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The brutal truth about our love of football

Ever see the 1975 movie Rollerball with James Caan?

Here's the gist: In a future run by corporations, the No. 1 sport is an ultraviolent battle between modern-day gladiators covered in heavily armored uniforms. Rabid fans wager on games where players are crippled or, in some cases, even killed.

Think about that.

A sport run by corporations. Ultraviolent. Modern-day gladiators. Heavily armored uniforms. Rabid fans. Gambling. Players carted off with shattered bodies.

Forget a 1970s science fiction movie. That sounds like 2012 football, doesn't it?

Problem is, it's not a movie. It's real.

Isn't that disturbing? Shouldn't we be more bothered by that? Shouldn't we feel at least a little bit bad that we're such a hungry audience for such a brutal sport?

Each weekend we sit in front of our televisions, hour after hour, flipping from one game to the next. Week after week NFL games are, by far, the most-watched television shows in the country. More than 111 million of us watch the Super Bowl.

We go to games, arriving hours ahead of time, eating and drinking and playing cornhole in grass parking lots. We pore over injury charts and schedules and matchups, wondering whom to start and whom to bench on our fantasy teams.

And, yes, some even place a telephone call every week to make an illegal bet or two.

Then we sit back and watch this incredibly violent game. We see players get their legs twisted like pretzels. We watch players limp off the field while another races in to take his place. We see dizzy athletes escorted off by trainers.

Those are the lucky ones.

Some don't get up. Some are hauled off on stretchers. Many can't walk, either now or when they get older. Some take an hour to get out of bed. Some old-timers can't remember their own names. Some live in such pain, mentally and physically, that their best solution is to put a gun in their mouth.

Here are four stories in the past few days alone that remind us of just how violent and messed up the game of football can be.

Marcus Lattimore

The University of South Carolina player was one of the best running backs in the nation. Already recovered from one major knee injury, Lattimore took a devastating hit last weekend against Tennessee that left his other leg in shambles. He dislocated his right knee and suffered severe ligament damage. Essentially, the only thing that held his lower leg to his upper leg was skin and veins.

The replay of Lattimore's leg flopping around like a strand of spaghetti was so grotesque that ESPN had to warn squeamish viewers before deciding to stop showing the clip altogether.

Carl Nicks

The Bucs guard, it was announced Tuesday, will miss the rest of the season with an injured big toe. Surely some folks raised their eyebrows and thought, "He is going to miss the rest of the season with a bad toe?''

Let's get something straight. It doesn't look anything like a toe. It's more like a water-logged baseball covered in skin — and something that sort of resembles a toenail. I've seen it up close and had to turn away so as not to gag.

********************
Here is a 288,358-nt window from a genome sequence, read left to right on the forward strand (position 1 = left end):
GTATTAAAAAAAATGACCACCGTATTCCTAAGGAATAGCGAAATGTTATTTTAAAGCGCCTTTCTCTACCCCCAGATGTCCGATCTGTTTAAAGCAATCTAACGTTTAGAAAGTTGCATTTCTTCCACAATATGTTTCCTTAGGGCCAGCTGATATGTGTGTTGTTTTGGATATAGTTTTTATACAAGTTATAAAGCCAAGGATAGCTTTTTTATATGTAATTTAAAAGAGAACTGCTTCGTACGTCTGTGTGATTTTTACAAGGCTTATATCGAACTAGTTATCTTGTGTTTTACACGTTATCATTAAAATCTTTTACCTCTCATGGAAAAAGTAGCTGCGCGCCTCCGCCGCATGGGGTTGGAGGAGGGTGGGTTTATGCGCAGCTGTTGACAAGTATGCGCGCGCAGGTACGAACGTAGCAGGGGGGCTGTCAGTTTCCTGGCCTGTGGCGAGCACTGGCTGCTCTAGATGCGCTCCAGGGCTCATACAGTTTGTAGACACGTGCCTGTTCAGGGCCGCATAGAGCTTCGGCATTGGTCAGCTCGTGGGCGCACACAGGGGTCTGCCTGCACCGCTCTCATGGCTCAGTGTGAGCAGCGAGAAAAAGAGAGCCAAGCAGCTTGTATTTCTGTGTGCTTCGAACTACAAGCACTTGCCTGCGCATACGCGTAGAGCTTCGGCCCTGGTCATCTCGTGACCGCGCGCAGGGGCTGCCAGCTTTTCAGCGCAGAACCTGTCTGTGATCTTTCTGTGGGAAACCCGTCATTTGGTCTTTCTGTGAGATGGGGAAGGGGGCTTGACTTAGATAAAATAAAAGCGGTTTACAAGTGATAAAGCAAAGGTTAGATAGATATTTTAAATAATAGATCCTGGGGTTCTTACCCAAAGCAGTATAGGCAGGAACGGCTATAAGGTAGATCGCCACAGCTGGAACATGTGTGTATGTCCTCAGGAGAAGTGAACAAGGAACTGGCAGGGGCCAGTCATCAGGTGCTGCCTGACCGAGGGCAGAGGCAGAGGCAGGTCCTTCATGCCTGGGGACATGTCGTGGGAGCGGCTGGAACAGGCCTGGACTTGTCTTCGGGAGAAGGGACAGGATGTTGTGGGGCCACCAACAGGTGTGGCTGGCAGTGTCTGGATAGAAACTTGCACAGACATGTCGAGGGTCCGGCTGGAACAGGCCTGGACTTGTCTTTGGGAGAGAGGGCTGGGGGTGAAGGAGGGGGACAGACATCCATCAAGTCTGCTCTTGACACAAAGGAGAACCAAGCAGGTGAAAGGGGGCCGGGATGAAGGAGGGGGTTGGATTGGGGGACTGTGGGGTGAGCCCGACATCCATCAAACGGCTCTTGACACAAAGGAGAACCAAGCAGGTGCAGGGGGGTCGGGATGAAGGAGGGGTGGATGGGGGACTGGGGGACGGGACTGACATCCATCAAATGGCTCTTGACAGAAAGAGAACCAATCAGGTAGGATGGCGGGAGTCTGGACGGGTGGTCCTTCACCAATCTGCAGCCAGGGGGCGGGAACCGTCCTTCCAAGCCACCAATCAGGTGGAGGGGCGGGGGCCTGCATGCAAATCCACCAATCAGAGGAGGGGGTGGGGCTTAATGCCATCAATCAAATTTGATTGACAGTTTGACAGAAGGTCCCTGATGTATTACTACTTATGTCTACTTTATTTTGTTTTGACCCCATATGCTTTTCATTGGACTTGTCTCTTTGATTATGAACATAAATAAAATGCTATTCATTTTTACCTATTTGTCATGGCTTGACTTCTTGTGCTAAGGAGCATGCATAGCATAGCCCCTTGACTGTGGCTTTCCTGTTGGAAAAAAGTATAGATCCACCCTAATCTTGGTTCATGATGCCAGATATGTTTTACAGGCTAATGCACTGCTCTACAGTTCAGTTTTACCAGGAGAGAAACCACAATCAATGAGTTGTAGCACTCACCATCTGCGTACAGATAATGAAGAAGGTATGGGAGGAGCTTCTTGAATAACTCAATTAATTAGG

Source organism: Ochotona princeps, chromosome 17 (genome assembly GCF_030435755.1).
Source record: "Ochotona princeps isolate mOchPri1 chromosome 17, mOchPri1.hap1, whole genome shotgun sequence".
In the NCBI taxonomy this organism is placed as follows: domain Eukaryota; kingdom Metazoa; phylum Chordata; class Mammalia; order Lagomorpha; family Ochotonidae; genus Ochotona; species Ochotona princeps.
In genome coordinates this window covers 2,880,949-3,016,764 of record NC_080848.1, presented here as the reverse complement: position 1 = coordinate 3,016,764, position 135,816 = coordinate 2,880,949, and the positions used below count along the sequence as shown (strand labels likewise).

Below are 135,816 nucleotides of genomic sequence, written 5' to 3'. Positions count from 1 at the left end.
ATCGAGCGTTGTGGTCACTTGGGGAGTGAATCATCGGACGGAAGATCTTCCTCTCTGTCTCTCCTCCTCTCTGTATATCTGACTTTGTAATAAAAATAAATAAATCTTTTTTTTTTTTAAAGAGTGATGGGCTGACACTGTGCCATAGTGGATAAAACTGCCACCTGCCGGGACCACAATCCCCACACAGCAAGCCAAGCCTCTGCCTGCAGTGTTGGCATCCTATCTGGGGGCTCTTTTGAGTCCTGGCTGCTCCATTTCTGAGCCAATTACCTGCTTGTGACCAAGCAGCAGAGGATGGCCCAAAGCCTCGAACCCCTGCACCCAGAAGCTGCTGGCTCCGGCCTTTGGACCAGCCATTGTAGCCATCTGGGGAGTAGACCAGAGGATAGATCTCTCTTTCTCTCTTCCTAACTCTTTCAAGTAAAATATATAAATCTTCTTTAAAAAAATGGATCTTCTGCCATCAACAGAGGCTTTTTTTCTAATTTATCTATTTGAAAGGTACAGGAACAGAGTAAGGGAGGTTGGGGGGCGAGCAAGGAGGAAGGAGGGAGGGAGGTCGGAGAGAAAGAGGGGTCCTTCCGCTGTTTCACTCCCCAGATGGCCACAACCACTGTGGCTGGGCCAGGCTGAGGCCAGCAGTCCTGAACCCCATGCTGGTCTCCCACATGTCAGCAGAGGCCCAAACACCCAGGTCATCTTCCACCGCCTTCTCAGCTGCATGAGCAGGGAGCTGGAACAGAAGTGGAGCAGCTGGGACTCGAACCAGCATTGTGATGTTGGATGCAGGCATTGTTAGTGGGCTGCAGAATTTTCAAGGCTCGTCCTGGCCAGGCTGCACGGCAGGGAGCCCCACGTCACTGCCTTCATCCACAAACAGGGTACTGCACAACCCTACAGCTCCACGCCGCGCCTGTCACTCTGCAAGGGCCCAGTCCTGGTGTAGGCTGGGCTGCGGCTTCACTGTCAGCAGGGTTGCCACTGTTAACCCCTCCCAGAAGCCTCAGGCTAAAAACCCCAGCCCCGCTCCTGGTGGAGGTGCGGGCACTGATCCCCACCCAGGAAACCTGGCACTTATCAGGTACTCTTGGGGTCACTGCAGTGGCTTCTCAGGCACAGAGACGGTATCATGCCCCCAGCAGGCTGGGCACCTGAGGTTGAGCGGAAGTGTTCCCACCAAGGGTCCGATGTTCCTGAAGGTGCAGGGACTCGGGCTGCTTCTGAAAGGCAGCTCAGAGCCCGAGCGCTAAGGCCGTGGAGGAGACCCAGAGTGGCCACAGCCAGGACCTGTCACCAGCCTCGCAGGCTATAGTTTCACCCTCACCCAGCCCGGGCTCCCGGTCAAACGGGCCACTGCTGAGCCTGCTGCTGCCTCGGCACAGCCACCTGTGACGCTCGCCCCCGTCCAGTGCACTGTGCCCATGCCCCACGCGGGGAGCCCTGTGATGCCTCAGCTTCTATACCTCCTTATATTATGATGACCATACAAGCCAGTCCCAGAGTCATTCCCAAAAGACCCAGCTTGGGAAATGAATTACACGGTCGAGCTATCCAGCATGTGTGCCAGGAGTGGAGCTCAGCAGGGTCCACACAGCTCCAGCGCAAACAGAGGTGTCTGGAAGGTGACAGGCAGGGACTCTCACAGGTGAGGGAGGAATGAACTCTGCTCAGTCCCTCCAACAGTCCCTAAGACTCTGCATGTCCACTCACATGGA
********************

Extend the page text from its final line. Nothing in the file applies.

This mangled, swollen piece of beef jerky has been like that for weeks, and one can only assume Nicks was getting shot after shot just to be able to walk on game days, let alone block 280-pound linemen. Anything to play. Anything to stay in the lineup.

Meantime, we all heard the news and our first question was, "Great, who's going to play guard now?''

Eric Wright

We're still awaiting official word from the NFL, but there's a report that cornerback Eric Wright will be the second Buccaneer this season to be suspended for using Adderall. Cornerback Aqib Talib was the other.

How messed up is this? Players — and clearly these aren't the only two in the NFL — who would take a drug meant to treat attention deficit hyperactivity disorder just so they could be better football players?

South Florida gambling ring

Nine were arrested Tuesday in Broward County in connection with a gambling ring that centered around peewee games. Youth league coaches met before games to set point spreads and place bets, with more than $100,000 wagered on a championship game.

It's a disturbing story, but we would have to be naive to think this is the only place where people are betting on youth or high school games.

Final thought

I'm not pointing a finger here. I'm not holier than thou. I like football just as much as the next guy. I make a living in part because of football. I write about it. I talk about it. I, too, ask who is going to replace Carl Nicks.

But I also can't help but take some responsibility for just how popular this sport has become.

It's popular because we watch it, bet on it, set our weekends around it. Because it's so popular, players risk having their knees obliterated or shoulders cracked or their toes turned into twice-baked potatoes. Because it's so popular, players pop pills and shoot juice to make themselves bigger, faster, stronger, better.

Man, this is a brutal sport. It's unfair. It's violent. It's frightening. And we cannot get enough of it. Just like some action-packed movie.

But, while you're watching tonight and this weekend, take a moment to remind yourself that this is not a movie. It's real life with real people.

The brutal truth about our love of football 10/31/12 [Last modified: Thursday, November 1, 2012 12:27am]

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